Jun 14 2012
Opening Statement by Chairman Bingaman
“Today we will hear from witnesses on competitiveness and collaboration issues between the United States and China related to clean energy.
“The hearing follows a trip I took to China in April to learn more about Chinese policies and incentives to deploy clean energy. My staff and I visited Hong Kong, Shenzhen and Beijing to talk with investors, business representatives and government officials.
“On that trip, I was impressed by the vast combination of financial investments and government partnerships with industry to deploy clean energy. China is rapidly developing, and although much of its growth is dominated by coal and fossil fuels, the Chinese government has combined a mix of financial incentives with government policies to promote the clean energy sector as well. That sector is not only developing domestically in China, it’s also extending abroad and it’s influencing the United States very directly and the European markets.
“The situation in China is in direct contrast to the approach to clean energy that we have taken in the United States. Indeed, many of the efforts we have to promote clean tech in the U.S. are addressed in an unpredictable fashion, with funds and incentives that expire and come back to life and then expire again, and a lack of clear directional policy that would allow industry to plan for the future.
“I believe that the inconsistent approach that we’ve been pursuing has put the United States at a disadvantage in competing with China for a share of clean energy markets -- at home and abroad. Many here in the United States argue that we should allow the free market to determine the fate of these domestic industries, and there’s truth in that suggestion, but it fails to take into account the industrial policies and practices of competing nations, as well as hidden costs in the current energy system.
“The U.S. cannot compete on a level playing field with countries that have strong industrial policies when our own policies have been so inconsistent and erratic. In the absence of clear and coherent policies to support development of clean technology in the United States, many of our companies and industries are left relying on trade policy to try to protect their competitive interests. Trade enforcement is critical, but we also need a strong foundation of domestic policies to build upon.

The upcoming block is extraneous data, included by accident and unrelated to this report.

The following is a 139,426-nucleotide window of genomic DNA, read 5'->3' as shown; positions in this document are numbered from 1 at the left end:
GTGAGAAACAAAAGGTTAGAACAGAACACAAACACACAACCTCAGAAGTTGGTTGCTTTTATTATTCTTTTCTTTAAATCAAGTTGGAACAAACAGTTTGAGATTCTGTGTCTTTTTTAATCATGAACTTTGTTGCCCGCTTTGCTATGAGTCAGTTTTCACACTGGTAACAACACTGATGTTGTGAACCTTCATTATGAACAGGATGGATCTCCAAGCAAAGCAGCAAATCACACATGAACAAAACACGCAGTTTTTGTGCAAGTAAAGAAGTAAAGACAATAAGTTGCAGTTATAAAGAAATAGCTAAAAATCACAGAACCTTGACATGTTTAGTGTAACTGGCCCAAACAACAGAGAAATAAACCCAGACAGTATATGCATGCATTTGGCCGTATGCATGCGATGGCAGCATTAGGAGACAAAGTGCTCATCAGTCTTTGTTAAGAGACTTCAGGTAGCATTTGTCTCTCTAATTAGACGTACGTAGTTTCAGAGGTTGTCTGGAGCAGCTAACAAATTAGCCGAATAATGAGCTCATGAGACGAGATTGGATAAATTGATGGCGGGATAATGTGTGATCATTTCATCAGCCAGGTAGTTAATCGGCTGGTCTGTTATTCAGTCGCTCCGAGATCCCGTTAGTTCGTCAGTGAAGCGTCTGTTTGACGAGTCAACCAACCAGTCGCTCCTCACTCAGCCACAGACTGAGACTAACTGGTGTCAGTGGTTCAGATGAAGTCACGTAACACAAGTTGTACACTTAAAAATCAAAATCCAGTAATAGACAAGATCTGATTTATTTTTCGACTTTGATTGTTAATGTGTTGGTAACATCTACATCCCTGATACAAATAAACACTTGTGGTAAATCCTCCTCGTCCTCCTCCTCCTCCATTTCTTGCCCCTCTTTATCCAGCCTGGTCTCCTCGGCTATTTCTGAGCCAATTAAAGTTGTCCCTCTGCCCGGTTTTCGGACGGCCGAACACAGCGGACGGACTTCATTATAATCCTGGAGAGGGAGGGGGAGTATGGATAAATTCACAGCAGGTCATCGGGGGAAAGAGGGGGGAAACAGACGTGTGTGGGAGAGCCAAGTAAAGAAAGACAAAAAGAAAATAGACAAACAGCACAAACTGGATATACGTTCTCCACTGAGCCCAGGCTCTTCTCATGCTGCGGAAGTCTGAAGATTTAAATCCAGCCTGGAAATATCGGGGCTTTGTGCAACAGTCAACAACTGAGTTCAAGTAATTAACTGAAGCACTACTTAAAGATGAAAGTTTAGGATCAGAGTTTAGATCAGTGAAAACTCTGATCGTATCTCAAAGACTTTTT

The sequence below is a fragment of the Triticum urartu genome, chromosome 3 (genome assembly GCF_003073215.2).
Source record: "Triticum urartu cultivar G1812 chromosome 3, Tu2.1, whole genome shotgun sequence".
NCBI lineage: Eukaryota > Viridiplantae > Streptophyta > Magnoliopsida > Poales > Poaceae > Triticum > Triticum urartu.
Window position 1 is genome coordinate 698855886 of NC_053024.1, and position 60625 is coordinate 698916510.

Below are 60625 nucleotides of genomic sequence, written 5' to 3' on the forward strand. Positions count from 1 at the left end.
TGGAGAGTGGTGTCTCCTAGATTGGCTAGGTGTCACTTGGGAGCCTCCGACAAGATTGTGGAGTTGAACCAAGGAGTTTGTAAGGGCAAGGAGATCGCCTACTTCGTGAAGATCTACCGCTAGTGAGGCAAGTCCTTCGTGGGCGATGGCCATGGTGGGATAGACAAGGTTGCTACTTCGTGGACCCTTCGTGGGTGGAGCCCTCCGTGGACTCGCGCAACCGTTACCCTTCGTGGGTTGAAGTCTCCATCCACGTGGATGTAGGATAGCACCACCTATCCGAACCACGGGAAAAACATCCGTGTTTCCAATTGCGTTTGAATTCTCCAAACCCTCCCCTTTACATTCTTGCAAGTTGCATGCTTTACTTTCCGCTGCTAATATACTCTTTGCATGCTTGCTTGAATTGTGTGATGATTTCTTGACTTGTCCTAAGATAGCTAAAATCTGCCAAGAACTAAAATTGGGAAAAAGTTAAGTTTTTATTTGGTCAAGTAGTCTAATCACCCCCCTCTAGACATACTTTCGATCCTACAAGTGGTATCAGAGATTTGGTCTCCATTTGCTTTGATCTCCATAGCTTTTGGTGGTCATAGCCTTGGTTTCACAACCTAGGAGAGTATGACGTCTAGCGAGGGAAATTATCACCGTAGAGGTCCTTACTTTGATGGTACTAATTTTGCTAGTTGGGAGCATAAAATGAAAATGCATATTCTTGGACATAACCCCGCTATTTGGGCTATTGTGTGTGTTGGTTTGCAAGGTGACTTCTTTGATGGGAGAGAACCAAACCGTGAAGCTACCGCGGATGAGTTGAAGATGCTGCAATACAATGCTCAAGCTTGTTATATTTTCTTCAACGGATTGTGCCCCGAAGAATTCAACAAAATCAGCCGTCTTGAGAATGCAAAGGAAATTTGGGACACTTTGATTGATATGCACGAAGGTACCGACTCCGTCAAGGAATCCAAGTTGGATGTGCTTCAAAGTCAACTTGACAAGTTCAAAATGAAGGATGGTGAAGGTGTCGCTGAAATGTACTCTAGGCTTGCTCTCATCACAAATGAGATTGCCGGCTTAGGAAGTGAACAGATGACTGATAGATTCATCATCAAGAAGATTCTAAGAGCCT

“I want to make clear that this hearing is not intended to focus on the trade cases that are currently before the USITC and the Department of Commerce. The matters in these cases are not under the jurisdiction of our Committee. This hearing should not be a forum to try to prejudice the outcome of those cases.
“The purpose of this hearing is to gain a greater understanding of what China is doing on clean energy and how that impacts and relates to what the U.S. is doing.
“I hope we’re able to focus on three large issues:
- --What is the current landscape of Chinese investment in clean and renewable energy?
- --What are the appropriate U.S.-Chinese relationships on clean energy issues?
- ---How do we promote U.S. competitiveness with China and other countries in the clean tech sector?
“I believe the U.S. should continue to rigorously enforce its trade laws to level the playing field when there are unfair disparities, but additional domestic measures are likely to be needed if the U.S. is to fully compete in this sector. I’m very interested in some of the testimony related to the experience we had with SEMATECH back in the 1980s, and drawing the analogy between what the United States did there to try to support the semi-conductor industry and what might be done here with these clean energy technology areas that we’re discussing today. I know that Alan Wolff and Clyde Prestowitz have substantial history in connection with this and may be able to enlighten us as well.
“Finally, the U.S. and China have common interests in deploying clean energy. While we may find ourselves in the position of competing with each other for these new markets, I believe that part of our conversation should also lead to answers on what the two countries can do together to accelerate deployment of these technologies.”
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For more information, please contact
Bill Wicker at 202.224.5243
or Rosemarie Calabro at 202.224.5039
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